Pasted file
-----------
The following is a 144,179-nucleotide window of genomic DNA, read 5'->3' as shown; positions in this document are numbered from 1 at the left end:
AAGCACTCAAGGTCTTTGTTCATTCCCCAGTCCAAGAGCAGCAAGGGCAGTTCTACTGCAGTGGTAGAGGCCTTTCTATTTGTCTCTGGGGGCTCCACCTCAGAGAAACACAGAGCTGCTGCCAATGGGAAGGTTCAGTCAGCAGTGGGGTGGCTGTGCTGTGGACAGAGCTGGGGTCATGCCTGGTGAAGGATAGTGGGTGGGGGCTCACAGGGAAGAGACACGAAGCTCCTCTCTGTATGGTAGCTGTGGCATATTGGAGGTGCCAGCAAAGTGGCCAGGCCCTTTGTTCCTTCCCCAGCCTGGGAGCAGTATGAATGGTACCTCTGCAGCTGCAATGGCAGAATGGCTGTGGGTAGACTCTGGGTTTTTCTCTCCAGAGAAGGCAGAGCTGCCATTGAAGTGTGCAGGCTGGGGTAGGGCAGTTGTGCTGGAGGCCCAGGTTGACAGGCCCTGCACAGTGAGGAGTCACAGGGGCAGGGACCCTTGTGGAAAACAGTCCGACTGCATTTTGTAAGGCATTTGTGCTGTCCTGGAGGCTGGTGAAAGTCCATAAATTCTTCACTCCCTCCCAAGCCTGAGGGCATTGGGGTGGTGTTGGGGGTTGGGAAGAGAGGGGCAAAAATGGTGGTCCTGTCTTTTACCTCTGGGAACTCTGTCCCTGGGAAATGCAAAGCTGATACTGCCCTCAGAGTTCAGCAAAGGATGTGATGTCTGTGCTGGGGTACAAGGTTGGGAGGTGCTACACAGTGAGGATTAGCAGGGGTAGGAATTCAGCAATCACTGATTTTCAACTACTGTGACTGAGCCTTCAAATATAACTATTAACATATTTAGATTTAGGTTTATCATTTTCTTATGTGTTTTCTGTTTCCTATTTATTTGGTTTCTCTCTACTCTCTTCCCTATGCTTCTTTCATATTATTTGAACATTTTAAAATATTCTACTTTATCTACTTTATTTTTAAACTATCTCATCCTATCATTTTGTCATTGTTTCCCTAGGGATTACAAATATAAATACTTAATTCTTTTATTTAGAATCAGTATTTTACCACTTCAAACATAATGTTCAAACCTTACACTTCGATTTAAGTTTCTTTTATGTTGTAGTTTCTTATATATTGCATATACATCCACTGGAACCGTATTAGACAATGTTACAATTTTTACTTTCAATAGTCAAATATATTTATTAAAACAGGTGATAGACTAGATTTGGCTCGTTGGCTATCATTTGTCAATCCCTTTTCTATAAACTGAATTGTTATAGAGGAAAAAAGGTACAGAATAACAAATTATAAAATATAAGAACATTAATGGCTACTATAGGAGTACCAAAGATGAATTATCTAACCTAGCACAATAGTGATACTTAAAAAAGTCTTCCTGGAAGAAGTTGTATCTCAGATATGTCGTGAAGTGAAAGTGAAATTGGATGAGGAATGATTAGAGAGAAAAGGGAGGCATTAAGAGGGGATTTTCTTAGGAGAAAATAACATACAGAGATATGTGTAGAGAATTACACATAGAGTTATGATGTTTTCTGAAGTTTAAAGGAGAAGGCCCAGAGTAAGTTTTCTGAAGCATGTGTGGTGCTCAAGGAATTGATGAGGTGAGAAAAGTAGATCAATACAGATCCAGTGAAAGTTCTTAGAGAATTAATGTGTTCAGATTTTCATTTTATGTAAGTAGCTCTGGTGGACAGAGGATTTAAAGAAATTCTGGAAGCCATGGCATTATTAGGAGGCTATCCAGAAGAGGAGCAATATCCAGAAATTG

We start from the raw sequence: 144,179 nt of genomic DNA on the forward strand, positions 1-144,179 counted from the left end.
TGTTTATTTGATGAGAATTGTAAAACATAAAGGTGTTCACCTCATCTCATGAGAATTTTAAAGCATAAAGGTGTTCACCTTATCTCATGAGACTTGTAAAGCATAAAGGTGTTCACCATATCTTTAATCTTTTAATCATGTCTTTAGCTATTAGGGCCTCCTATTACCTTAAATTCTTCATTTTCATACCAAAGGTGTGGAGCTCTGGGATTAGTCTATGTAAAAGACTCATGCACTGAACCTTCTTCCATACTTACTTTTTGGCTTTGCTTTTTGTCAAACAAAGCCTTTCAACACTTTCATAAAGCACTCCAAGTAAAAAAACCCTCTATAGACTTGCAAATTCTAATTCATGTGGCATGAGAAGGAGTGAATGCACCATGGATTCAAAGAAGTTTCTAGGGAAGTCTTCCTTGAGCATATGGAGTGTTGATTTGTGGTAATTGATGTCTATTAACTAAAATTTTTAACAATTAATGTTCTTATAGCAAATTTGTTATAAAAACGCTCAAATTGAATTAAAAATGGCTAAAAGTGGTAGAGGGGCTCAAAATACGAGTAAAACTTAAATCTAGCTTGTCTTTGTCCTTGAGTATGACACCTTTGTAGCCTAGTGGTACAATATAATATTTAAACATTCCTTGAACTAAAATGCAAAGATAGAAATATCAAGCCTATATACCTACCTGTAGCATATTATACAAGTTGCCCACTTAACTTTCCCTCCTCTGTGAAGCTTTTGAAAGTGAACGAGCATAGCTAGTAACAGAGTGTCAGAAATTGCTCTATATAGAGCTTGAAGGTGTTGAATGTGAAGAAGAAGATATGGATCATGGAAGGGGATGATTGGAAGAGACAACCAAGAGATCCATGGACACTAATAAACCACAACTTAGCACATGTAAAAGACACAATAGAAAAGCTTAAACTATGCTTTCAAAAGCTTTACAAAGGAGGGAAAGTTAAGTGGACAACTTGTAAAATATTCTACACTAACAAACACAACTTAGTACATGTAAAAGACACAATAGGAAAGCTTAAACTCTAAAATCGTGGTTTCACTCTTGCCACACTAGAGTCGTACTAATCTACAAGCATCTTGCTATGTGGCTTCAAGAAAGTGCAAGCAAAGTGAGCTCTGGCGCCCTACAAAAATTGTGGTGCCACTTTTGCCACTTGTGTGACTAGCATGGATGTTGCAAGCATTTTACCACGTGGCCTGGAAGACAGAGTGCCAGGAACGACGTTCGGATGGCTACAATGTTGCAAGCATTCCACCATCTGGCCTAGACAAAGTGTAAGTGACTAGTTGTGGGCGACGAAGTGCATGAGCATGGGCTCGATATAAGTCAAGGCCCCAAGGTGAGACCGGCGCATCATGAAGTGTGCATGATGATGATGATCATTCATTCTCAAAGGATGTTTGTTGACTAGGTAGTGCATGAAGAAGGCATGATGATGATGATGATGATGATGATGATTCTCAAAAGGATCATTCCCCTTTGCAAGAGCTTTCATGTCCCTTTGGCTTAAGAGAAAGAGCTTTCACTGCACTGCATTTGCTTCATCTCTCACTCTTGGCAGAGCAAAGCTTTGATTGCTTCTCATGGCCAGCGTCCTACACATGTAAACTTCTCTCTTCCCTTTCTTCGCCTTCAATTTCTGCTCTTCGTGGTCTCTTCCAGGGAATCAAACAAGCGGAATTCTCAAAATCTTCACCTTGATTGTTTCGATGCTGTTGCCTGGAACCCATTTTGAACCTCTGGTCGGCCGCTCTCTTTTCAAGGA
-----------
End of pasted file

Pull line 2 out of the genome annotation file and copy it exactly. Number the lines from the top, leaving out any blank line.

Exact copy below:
AAGCACTCAAGGTCTTTGTTCATTCCCCAGTCCAAGAGCAGCAAGGGCAGTTCTACTGCAGTGGTAGAGGCCTTTCTATTTGTCTCTGGGGGCTCCACCTCAGAGAAACACAGAGCTGCTGCCAATGGGAAGGTTCAGTCAGCAGTGGGGTGGCTGTGCTGTGGACAGAGCTGGGGTCATGCCTGGTGAAGGATAGTGGGTGGGGGCTCACAGGGAAGAGACACGAAGCTCCTCTCTGTATGGTAGCTGTGGCATATTGGAGGTGCCAGCAAAGTGGCCAGGCCCTTTGTTCCTTCCCCAGCCTGGGAGCAGTATGAATGGTACCTCTGCAGCTGCAATGGCAGAATGGCTGTGGGTAGACTCTGGGTTTTTCTCTCCAGAGAAGGCAGAGCTGCCATTGAAGTGTGCAGGCTGGGGTAGGGCAGTTGTGCTGGAGGCCCAGGTTGACAGGCCCTGCACAGTGAGGAGTCACAGGGGCAGGGACCCTTGTGGAAAACAGTCCGACTGCATTTTGTAAGGCATTTGTGCTGTCCTGGAGGCTGGTGAAAGTCCATAAATTCTTCACTCCCTCCCAAGCCTGAGGGCATTGGGGTGGTGTTGGGGGTTGGGAAGAGAGGGGCAAAAATGGTGGTCCTGTCTTTTACCTCTGGGAACTCTGTCCCTGGGAAATGCAAAGCTGATACTGCCCTCAGAGTTCAGCAAAGGATGTGATGTCTGTGCTGGGGTACAAGGTTGGGAGGTGCTACACAGTGAGGATTAGCAGGGGTAGGAATTCAGCAATCACTGATTTTCAACTACTGTGACTGAGCCTTCAAATATAACTATTAACATATTTAGATTTAGGTTTATCATTTTCTTATGTGTTTTCTGTTTCCTATTTATTTGGTTTCTCTCTACTCTCTTCCCTATGCTTCTTTCATATTATTTGAACATTTTAAAATATTCTACTTTATCTACTTTATTTTTAAACTATCTCATCCTATCATTTTGTCATTGTTTCCCTAGGGATTACAAATATAAATACTTAATTCTTTTATTTAGAATCAGTATTTTACCACTTCAAACATAATGTTCAAACCTTACACTTCGATTTAAGTTTCTTTTATGTTGTAGTTTCTTATATATTGCATATACATCCACTGGAACCGTATTAGACAATGTTACAATTTTTACTTTCAATAGTCAAATATATTTATTAAAACAGGTGATAGACTAGATTTGGCTCGTTGGCTATCATTTGTCAATCCCTTTTCTATAAACTGAATTGTTATAGAGGAAAAAAGGTACAGAATAACAAATTATAAAATATAAGAACATTAATGGCTACTATAGGAGTACCAAAGATGAATTATCTAACCTAGCACAATAGTGATACTTAAAAAAGTCTTCCTGGAAGAAGTTGTATCTCAGATATGTCGTGAAGTGAAAGTGAAATTGGATGAGGAATGATTAGAGAGAAAAGGGAGGCATTAAGAGGGGATTTTCTTAGGAGAAAATAACATACAGAGATATGTGTAGAGAATTACACATAGAGTTATGATGTTTTCTGAAGTTTAAAGGAGAAGGCCCAGAGTAAGTTTTCTGAAGCATGTGTGGTGCTCAAGGAATTGATGAGGTGAGAAAAGTAGATCAATACAGATCCAGTGAAAGTTCTTAGAGAATTAATGTGTTCAGATTTTCATTTTATGTAAGTAGCTCTGGTGGACAGAGGATTTAAAGAAATTCTGGAAGCCATGGCATTATTAGGAGGCTATCCAGAAGAGGAGCAATATCCAGAAATTG